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Participatory and community approach to the protection of endangered species and their habitats around Kribi

ICON/BTN/arrow/2/arrow-down Created with Sketch. Participatory and community approach to the protection of endangered species and their habitats around Kribi

The Cameroonian coast is a privileged habitat for marine fauna since there are four species of marine turtles, all endangered: the leatherback turtle (Dermochelys coriacea, VU), the olive ridley turtle (Lepidochelys olivacea, VU), the green turtle (Chelonia mydas, EN) and the hawksbill turtle (Eretmochelys imbricata, CR) but also marine mammals such as the humpback dolphin (Souza teuszii), the humpback whale (Megaptera novaeangliae) and the sperm whale (Physeter macrocephalus) frequenting these coastal waters in summer and manatees (Trichechus senegalensis) which are found in the estuarine waters of Nyong and Lokoundjé.

 

These species are subject to significant anthropogenic pressures with a strong artisanal and semi-industrial fishing activity carried out by local populations, illegal and non-regulatory fishing with accidental catches of some protected species in fishing nets but also the degradation of coastal habitats by deforestation due to agro-industries (rubber and oil palm), lumbering and the cutting of firewood, plastic pollution or pollution generated by oil exploitation.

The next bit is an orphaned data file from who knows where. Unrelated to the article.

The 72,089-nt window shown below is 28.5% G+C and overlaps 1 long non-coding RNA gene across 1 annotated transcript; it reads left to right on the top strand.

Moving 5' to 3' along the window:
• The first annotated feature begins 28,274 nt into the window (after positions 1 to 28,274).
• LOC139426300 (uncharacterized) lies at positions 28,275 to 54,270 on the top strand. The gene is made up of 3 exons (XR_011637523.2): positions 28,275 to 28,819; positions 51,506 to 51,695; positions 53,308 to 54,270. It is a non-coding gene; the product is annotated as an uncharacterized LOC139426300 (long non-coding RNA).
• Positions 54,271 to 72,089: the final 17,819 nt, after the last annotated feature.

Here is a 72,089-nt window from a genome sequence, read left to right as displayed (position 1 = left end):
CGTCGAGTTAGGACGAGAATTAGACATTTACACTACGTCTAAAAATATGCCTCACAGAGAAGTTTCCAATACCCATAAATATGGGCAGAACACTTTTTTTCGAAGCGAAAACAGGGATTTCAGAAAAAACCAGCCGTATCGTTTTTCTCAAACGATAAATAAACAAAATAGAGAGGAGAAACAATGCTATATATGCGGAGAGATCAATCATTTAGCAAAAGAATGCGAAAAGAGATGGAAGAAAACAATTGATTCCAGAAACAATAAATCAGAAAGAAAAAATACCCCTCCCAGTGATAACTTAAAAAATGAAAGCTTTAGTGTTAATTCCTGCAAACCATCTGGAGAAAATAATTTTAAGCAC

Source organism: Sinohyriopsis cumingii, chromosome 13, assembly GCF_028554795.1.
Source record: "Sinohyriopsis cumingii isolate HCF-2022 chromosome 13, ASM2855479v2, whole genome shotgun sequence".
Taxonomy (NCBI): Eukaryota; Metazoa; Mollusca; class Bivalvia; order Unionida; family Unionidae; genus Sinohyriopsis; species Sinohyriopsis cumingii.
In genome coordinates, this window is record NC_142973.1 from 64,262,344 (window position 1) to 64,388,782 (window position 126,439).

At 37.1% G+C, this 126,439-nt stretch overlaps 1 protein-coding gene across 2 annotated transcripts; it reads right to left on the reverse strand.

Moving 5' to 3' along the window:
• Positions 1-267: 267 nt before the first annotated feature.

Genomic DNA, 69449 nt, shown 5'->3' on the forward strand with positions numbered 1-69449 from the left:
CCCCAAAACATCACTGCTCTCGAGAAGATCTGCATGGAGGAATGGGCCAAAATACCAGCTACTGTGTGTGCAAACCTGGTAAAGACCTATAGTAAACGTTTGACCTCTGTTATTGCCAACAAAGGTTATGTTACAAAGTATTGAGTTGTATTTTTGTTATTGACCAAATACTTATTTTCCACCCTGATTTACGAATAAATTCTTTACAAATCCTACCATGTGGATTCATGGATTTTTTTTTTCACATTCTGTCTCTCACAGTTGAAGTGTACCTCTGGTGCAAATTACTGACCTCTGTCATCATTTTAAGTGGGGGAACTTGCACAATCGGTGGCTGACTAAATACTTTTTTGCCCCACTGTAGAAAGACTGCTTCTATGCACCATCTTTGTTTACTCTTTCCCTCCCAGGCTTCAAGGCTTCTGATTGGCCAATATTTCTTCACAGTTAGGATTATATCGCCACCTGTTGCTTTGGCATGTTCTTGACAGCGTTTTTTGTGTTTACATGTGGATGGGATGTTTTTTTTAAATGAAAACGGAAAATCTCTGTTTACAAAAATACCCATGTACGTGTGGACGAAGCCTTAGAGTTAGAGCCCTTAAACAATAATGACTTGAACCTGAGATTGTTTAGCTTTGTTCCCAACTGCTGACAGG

Located around Kribi, in the Ocean Department, South Cameroon region, this project will concern an area of ​​8 villages with a population of around 5,000 inhabitants, currently not benefiting from any conservation status. The objective of this project is to sustainably improve the state of conservation of marine and coastal ecosystems around Kribi by placing the inhabitants of the intervention area in a more central and decision-making role on these aspects.